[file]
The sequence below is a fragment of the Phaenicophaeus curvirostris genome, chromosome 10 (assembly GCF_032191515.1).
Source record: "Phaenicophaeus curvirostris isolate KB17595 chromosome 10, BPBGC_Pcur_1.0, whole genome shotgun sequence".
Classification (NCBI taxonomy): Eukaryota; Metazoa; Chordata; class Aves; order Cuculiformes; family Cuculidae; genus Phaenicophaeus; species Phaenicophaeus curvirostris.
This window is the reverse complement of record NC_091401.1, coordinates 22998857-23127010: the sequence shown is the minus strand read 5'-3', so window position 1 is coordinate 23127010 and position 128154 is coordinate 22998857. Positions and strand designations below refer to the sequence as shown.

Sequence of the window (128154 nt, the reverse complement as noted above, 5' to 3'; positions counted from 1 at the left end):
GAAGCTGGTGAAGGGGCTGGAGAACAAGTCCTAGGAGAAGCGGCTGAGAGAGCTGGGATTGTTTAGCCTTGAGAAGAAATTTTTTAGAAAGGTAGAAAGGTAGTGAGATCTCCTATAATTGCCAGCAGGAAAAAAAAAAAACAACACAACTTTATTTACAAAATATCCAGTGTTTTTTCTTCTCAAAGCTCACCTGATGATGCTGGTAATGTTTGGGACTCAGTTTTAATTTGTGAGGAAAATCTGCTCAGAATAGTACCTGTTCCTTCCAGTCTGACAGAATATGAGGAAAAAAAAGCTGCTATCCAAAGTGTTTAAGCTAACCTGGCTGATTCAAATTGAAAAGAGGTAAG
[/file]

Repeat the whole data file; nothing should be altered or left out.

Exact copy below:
The sequence below is a fragment of the Phaenicophaeus curvirostris genome, chromosome 10 (assembly GCF_032191515.1).
Source record: "Phaenicophaeus curvirostris isolate KB17595 chromosome 10, BPBGC_Pcur_1.0, whole genome shotgun sequence".
Classification (NCBI taxonomy): Eukaryota; Metazoa; Chordata; class Aves; order Cuculiformes; family Cuculidae; genus Phaenicophaeus; species Phaenicophaeus curvirostris.
This window is the reverse complement of record NC_091401.1, coordinates 22998857-23127010: the sequence shown is the minus strand read 5'-3', so window position 1 is coordinate 23127010 and position 128154 is coordinate 22998857. Positions and strand designations below refer to the sequence as shown.

Sequence of the window (128154 nt, the reverse complement as noted above, 5' to 3'; positions counted from 1 at the left end):
GAAGCTGGTGAAGGGGCTGGAGAACAAGTCCTAGGAGAAGCGGCTGAGAGAGCTGGGATTGTTTAGCCTTGAGAAGAAATTTTTTAGAAAGGTAGAAAGGTAGTGAGATCTCCTATAATTGCCAGCAGGAAAAAAAAAAAACAACACAACTTTATTTACAAAATATCCAGTGTTTTTTCTTCTCAAAGCTCACCTGATGATGCTGGTAATGTTTGGGACTCAGTTTTAATTTGTGAGGAAAATCTGCTCAGAATAGTACCTGTTCCTTCCAGTCTGACAGAATATGAGGAAAAAAAAGCTGCTATCCAAAGTGTTTAAGCTAACCTGGCTGATTCAAATTGAAAAGAGGTAAG